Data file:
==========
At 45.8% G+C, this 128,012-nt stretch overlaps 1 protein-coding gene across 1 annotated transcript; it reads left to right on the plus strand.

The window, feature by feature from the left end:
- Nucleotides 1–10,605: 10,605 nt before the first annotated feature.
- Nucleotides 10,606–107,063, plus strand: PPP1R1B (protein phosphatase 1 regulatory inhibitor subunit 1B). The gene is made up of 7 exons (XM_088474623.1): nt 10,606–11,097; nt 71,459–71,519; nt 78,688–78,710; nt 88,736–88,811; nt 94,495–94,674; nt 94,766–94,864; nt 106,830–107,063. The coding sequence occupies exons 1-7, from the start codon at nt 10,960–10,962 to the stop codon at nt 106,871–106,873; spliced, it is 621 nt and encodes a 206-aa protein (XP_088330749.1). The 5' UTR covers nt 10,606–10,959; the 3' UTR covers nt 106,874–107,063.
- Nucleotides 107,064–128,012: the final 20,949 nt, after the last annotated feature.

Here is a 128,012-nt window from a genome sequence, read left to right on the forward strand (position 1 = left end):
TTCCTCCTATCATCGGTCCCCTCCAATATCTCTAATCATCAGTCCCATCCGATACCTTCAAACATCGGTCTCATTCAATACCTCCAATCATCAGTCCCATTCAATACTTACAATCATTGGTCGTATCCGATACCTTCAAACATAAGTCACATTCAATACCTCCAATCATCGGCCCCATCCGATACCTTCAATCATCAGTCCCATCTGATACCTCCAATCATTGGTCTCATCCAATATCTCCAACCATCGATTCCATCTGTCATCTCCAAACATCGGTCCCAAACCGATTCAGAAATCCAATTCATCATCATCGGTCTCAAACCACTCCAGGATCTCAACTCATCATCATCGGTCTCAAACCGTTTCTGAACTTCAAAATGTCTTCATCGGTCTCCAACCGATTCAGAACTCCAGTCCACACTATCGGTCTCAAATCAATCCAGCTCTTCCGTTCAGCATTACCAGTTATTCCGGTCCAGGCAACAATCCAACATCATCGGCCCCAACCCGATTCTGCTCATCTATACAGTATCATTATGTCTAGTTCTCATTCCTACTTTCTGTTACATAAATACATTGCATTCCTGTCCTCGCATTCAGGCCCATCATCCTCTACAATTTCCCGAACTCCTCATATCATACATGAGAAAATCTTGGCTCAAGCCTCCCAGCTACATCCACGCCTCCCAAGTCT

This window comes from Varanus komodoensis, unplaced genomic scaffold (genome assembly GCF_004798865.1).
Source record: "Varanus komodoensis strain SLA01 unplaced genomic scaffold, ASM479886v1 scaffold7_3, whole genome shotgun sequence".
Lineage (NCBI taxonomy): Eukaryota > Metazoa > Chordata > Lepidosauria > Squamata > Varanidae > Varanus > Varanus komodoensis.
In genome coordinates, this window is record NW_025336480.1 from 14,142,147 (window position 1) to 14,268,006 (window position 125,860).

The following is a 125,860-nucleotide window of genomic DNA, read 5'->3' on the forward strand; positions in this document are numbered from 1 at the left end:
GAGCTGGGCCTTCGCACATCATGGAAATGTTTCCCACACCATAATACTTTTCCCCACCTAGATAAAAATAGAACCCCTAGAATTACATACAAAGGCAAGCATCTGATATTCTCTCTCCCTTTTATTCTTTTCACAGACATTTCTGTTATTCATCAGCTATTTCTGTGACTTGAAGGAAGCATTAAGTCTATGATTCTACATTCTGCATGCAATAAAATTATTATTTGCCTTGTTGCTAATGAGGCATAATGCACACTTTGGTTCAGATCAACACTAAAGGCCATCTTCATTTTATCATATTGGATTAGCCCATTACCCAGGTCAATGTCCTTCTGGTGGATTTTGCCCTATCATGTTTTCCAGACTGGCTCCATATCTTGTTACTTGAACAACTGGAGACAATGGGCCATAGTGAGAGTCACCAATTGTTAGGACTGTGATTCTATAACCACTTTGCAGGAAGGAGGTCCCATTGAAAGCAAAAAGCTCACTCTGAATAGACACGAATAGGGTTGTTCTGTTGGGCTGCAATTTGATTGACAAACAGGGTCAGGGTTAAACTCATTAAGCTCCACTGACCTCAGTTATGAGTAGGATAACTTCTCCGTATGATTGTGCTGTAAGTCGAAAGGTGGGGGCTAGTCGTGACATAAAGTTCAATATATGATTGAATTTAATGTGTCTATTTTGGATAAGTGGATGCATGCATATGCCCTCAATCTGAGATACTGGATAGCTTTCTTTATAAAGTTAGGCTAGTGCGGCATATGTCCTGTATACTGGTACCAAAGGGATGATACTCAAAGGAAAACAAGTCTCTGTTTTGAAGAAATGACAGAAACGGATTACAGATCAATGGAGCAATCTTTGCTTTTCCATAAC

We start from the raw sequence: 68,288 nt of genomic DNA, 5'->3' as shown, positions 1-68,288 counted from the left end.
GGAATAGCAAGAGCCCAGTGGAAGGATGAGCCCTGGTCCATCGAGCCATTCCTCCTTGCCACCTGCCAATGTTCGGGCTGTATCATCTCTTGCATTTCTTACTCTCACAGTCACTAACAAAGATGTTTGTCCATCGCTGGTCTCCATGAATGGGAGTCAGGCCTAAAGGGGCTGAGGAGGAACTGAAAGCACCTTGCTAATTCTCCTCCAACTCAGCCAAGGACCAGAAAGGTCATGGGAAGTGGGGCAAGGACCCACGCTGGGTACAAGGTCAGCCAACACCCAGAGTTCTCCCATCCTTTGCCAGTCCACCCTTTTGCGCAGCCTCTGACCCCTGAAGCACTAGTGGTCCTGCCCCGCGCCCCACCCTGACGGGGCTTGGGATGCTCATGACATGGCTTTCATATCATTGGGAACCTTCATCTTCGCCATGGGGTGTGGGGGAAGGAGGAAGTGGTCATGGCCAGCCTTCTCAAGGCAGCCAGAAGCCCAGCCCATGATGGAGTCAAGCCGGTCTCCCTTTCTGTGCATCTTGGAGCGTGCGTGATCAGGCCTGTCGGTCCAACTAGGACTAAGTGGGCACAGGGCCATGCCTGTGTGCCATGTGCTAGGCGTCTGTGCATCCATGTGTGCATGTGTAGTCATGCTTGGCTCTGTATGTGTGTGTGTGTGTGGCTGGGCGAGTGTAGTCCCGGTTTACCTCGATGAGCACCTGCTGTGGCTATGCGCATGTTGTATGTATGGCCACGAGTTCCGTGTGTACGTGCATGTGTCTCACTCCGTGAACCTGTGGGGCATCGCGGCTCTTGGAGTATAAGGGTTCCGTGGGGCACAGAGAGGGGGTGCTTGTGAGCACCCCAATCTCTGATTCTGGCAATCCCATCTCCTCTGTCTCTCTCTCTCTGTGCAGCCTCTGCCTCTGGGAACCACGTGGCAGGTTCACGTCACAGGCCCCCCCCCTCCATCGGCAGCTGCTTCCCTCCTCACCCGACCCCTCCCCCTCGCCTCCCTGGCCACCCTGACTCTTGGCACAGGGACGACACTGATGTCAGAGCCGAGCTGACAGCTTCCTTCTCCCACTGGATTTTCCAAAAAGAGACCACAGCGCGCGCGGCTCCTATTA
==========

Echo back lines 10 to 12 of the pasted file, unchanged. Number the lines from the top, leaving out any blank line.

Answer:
Lineage (NCBI taxonomy): Eukaryota > Metazoa > Chordata > Lepidosauria > Squamata > Varanidae > Varanus > Varanus komodoensis.
In genome coordinates, this window is record NW_025336480.1 from 14,142,147 (window position 1) to 14,268,006 (window position 125,860).

The following is a 125,860-nucleotide window of genomic DNA, read 5'->3' on the forward strand; positions in this document are numbered from 1 at the left end: